Locke favored a representative government such as the English Parliament, which had a hereditary House of Lords and an elected House of Commons. But he wanted representatives to be only men of property and business. Consequently, only adult male property owners should have the right to vote. Locke was reluctant to allow the propertyless masses of people to participate in government because he believed that they were unfit.

The supreme authority of government, Locke said, should reside in the law-making legislature, like England’s Parliament. The executive (prime minister) and courts would be creations of the legislature and under its authority.

Montesquieu: The Balanced Democrat

When Charles Montesquieu (1689–1755) was born, France was ruled by an absolute king, Louis XIV. Montesquieu was born into a noble family and educated in the law. He traveled extensively throughout Europe, including England, where he studied the Parliament. In 1722, he wrote a book, ridiculing the reign of Louis XIV and the doctrines of the Roman Catholic Church.

Montesquieu published his greatest work, The Spirit of the Laws, in 1748. Unlike Hobbes and Locke, Montesquieu believed that in the state of nature individuals were so fearful that they avoided violence and war. The need for food, Montesquieu said, caused the timid humans to associate with others and seek to live in a society. “As soon as man enters into a state of society,” Montesquieu wrote, “he loses the sense of his weakness, equality ceases, and then commences the state of war.”

Montesquieu did not describe a social contract as such. But he said that the state of war among individuals and nations led to human laws and government.

Montesquieu wrote that the main purpose of government is to maintain law and order, political liberty, and the property of the individual. Montesquieu opposed the absolute monarchy of his home country and favored the English system as the best model of government.

Montesquieu somewhat misinterpreted how political power was actually exercised in England. When he wrote The Spirit of the Laws, power was concentrated pretty much in Parliament, the national legislature. Montesquieu thought he saw a separation and balancing of the powers of government in England.

Montesquieu viewed the English king as exercising executive power balanced by the law-making Parliament, which was itself divided into the House of Lords and the House of Commons, each checking the other. Then, the executive and legislative branches were still further balanced by an independent court system.

Montesquieu concluded that the best form of government was one in which the legislative, executive, and judicial powers were separate and kept each other in check to prevent any branch from becoming too powerful. He believed that uniting these powers, as in the monarchy of Louis XIV, would lead to despotism. While Montesquieu’s separation of powers theory did not accurately describe the government of England, Americans later adopted it as the foundation of the U.S. Constitution.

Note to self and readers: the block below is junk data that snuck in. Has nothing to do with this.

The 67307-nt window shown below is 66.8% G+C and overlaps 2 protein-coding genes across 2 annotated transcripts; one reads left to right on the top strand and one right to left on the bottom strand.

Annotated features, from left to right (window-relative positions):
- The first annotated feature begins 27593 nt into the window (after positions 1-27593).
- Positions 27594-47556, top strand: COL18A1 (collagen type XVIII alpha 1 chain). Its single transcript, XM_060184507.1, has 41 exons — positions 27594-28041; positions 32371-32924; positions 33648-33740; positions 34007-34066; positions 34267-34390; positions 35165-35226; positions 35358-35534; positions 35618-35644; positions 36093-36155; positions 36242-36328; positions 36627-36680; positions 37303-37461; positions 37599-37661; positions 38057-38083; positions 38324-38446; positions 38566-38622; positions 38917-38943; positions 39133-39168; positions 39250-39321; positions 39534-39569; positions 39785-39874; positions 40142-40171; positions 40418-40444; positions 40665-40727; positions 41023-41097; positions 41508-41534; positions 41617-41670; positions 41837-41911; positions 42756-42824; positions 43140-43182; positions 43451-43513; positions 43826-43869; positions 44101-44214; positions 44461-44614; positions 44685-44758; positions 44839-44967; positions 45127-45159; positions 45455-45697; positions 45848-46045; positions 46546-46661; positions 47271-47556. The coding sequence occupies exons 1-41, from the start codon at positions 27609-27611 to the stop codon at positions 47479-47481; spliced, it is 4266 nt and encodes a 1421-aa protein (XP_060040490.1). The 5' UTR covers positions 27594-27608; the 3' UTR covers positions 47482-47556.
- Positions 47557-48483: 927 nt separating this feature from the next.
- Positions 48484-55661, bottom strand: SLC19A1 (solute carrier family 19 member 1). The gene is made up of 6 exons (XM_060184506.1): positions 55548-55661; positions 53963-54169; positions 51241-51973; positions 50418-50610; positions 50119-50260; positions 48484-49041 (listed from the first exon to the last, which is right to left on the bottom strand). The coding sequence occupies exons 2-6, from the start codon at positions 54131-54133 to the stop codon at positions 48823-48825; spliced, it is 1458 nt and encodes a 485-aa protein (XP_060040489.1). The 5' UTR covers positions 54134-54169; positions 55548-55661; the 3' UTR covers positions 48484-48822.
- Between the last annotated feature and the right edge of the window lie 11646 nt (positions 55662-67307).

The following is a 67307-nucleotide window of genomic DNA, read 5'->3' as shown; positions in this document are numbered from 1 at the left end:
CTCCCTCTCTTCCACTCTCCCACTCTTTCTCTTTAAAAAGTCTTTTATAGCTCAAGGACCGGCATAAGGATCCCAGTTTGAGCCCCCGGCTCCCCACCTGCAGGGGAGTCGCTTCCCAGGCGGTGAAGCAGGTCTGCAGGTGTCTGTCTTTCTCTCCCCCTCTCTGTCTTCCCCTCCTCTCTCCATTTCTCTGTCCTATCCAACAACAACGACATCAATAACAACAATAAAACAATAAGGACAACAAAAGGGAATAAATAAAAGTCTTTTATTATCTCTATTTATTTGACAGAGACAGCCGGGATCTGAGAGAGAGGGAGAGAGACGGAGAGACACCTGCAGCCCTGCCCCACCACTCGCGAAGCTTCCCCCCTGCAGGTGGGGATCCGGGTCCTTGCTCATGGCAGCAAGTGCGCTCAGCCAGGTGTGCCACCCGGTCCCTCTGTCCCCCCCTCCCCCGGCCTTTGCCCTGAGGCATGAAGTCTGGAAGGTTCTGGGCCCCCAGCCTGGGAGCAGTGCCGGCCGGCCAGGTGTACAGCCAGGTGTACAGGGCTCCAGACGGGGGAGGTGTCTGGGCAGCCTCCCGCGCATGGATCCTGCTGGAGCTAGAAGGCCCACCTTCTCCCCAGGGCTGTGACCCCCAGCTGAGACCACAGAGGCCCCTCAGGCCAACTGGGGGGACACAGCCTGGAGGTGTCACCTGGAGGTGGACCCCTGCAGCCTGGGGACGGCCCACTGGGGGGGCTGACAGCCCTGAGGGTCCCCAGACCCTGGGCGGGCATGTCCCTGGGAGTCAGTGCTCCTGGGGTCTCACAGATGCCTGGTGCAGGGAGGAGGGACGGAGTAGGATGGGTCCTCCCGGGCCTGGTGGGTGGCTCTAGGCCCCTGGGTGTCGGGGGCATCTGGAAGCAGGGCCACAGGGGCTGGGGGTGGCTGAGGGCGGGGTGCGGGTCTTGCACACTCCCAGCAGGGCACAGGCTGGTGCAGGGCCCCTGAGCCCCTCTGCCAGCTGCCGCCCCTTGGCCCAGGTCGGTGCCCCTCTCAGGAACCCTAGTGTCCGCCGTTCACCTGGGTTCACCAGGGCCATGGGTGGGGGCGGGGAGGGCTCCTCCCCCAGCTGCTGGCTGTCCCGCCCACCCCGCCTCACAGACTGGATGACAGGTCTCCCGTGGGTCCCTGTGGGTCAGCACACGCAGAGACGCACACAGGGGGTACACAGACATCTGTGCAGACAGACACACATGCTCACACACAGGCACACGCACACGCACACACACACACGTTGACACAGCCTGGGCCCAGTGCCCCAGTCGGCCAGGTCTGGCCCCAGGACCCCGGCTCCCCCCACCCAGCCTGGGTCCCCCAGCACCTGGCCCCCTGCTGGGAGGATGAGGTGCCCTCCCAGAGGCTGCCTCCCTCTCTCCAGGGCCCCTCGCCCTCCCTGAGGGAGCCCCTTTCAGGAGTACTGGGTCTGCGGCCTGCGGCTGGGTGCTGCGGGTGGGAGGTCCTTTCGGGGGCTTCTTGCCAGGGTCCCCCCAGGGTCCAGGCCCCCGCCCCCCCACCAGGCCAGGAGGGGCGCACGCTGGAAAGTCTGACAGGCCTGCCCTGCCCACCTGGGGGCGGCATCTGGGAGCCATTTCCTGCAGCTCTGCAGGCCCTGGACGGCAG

Rousseau: The Extreme Democrat

Jean-Jacques Rousseau (1712–1778) was born in Geneva, Switzerland, where all adult male citizens could vote for a representative government. Rousseau traveled in France and Italy, educating himself.

In 1751, he won an essay contest. His fresh view that man was naturally good and was corrupted by society made him a celebrity in the French salons where artists, scientists, and writers gathered to discuss the latest ideas.

A few years later he published another essay in which he described savages in a state of nature as free, equal, peaceful, and happy. When people began to claim ownership of property, Rousseau argued, inequality, murder, and war resulted.

According to Rousseau, the powerful rich stole the land belonging to everyone and fooled the common people into accepting them as rulers. Rousseau concluded that the social contract was not a willing agreement, as Hobbes, Locke, and Montesquieu had believed, but a fraud against the people committed by the rich.

In 1762, Rousseau published his most important work on political theory, The Social Contract. His opening line is still striking today: “Man is born free, and everywhere he is in chains.” Rousseau agreed with Locke that the individual should never be forced to give up his or her natural rights to a king.

The problem in the state of nature, Rousseau said, was to find a way to protect everyone’s life, liberty, and property while each person remained free. Rousseau’s solution was for people to enter into a social contract. They would give up all their rights, not to a king, but to “the whole community,” all the people. He called all the people the “sovereign,” a term used by Hobbes to mainly refer to a king. The people then exercised their “general will” to make laws for the “public good.”

Rousseau argued that the general will of the people could not be decided by elected representatives. He believed in a direct democracy in which everyone voted to express the general will and to make the laws of the land. Rousseau had in mind a democracy on a small scale, a city-state like his native Geneva.